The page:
The myStarcade game can be found at www.Starcade.tv.

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Classic Arcade Game Show Returns With Online Play

StarcadeWhile competition on the classic arcade games of yesterday has seen its fair share of public attention over the past few years, events such as the upcoming Kong-Off in New Jersey will only be another in a long line of head-to-head gameplay.

One such example is Starcade, a game show created during the original 1980s heyday of the video arcade.

Created by JM Production Company, Starcade debuted in 1982 on WTBS and featured gamers of all ages facing off in both question and game play rounds.   The original run of the show ended in 1984 and reruns of the show ran on G4tv from 2002 to 2004.

In the show, contestants would face off first in a question round.   Whoever got the question right would get to choose from the games selected for that episode to play against their opponent for a timed high score.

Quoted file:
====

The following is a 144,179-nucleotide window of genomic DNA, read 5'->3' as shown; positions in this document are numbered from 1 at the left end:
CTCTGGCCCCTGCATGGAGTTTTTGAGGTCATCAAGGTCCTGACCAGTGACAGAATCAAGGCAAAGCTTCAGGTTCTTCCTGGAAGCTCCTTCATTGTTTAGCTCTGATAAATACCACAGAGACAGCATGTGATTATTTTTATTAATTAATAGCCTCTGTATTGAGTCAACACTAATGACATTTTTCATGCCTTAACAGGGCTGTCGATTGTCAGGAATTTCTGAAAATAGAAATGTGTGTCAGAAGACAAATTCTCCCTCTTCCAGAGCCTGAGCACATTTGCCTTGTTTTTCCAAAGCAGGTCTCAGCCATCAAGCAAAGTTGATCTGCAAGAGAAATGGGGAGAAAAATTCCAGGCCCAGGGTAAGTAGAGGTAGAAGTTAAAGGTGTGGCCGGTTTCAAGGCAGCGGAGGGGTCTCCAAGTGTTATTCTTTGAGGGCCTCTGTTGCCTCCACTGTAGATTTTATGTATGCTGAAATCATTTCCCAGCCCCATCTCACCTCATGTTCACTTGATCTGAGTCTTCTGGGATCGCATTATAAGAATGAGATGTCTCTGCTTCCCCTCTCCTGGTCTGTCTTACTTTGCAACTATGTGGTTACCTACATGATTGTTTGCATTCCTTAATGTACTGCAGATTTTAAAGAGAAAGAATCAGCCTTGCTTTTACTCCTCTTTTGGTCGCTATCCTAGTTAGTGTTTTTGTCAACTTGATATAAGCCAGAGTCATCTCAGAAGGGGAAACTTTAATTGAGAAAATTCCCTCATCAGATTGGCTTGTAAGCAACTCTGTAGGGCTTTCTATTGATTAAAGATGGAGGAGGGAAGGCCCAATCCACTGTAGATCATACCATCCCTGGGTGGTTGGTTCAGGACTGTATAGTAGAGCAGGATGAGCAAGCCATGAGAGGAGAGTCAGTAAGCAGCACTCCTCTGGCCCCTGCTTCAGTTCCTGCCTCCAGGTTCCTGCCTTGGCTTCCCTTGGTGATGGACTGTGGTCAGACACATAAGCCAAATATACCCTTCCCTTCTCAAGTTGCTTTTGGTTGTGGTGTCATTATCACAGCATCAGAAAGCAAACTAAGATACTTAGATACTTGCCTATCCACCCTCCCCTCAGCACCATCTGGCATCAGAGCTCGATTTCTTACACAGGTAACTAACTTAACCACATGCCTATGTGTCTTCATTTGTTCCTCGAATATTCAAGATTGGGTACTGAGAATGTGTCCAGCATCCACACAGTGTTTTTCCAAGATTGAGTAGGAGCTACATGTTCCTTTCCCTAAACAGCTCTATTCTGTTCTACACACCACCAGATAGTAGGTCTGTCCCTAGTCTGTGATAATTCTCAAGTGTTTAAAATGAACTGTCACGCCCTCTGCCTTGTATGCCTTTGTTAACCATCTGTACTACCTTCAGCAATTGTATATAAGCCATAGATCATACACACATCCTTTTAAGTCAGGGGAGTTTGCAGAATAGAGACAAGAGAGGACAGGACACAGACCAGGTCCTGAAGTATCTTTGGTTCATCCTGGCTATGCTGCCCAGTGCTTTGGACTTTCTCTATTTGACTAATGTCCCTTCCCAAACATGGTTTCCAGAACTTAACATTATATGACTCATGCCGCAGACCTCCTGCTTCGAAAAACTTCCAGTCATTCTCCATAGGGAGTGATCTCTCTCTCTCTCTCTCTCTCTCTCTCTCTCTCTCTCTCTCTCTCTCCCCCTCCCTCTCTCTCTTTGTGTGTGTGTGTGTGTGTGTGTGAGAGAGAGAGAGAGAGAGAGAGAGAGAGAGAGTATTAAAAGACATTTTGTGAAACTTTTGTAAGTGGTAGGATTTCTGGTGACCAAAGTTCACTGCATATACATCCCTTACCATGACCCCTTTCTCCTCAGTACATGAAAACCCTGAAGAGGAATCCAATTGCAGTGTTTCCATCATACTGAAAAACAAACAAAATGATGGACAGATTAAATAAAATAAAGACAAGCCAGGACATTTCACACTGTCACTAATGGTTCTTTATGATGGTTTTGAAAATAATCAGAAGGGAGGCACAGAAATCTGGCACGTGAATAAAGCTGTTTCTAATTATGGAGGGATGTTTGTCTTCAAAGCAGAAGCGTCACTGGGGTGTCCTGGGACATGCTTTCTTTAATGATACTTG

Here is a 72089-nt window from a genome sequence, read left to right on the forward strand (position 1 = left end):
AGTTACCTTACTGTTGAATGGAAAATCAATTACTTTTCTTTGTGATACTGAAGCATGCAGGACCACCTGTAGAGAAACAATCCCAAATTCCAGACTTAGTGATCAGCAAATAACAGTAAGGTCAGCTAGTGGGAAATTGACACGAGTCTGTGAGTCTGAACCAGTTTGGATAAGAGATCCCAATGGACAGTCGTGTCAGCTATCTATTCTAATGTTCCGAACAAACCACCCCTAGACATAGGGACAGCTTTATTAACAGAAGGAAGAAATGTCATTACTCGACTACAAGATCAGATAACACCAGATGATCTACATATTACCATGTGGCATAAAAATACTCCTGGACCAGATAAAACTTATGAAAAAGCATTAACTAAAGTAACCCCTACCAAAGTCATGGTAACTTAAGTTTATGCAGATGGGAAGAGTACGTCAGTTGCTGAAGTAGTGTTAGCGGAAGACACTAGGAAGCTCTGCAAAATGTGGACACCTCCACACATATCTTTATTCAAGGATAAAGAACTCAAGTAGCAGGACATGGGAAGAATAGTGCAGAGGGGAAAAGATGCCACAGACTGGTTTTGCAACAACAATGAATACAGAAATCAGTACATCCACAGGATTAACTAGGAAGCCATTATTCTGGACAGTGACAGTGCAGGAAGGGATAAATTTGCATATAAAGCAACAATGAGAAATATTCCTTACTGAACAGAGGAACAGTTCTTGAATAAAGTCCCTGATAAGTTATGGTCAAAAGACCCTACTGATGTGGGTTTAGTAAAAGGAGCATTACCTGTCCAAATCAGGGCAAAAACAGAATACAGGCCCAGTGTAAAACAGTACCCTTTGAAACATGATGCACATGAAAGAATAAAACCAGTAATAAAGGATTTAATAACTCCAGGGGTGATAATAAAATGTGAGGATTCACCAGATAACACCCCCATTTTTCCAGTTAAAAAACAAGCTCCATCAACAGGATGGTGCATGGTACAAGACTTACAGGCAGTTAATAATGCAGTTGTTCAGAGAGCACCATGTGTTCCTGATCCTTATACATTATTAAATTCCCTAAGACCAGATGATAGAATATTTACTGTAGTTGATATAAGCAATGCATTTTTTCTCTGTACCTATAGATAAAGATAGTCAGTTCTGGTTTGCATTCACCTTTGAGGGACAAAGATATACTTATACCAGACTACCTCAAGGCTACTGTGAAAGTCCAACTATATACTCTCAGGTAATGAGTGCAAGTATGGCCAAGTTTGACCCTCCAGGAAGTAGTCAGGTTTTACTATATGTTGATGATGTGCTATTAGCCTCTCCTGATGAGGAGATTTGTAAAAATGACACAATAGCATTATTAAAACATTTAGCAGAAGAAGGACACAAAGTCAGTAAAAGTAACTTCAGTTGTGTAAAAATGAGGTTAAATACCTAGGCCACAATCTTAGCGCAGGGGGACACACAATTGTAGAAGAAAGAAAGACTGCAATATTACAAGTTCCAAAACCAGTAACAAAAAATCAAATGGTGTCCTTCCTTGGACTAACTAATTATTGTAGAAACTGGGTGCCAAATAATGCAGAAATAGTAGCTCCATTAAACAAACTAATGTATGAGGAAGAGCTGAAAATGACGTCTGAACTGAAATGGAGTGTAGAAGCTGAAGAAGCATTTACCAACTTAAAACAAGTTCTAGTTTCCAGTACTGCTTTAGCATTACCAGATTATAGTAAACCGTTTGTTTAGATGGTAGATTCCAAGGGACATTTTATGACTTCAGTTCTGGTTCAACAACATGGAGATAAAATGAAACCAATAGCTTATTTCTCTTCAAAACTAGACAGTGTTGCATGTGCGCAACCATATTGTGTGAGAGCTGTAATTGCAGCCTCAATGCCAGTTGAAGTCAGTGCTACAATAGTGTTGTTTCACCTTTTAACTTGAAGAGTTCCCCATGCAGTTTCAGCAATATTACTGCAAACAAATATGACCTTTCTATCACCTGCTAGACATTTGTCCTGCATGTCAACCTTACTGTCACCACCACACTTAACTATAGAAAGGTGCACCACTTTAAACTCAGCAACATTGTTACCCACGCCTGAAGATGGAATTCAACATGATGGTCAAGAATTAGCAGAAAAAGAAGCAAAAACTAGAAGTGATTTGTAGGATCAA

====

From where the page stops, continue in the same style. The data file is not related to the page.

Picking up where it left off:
From now-historcial classics such as Pac-Man, Space Invaders and Dig Dug to lesser known titles that exist in the present day as the rarest of collectibles, such as Major Havoc, Mazer Blazer and others, Starcade featured over 130 different arcade game titles of the day across it’s 139 different episodes.

Donkey Kong, the topic of much discussion these days, was also among the many games played on the show beginning with the 1981 pilot episode.  In the pilot, ChiPs star Larry Wilcox took on and beat the winning gamer from that episode by 300 points in what was the first look at the now-classic game that put Nintendo on the map.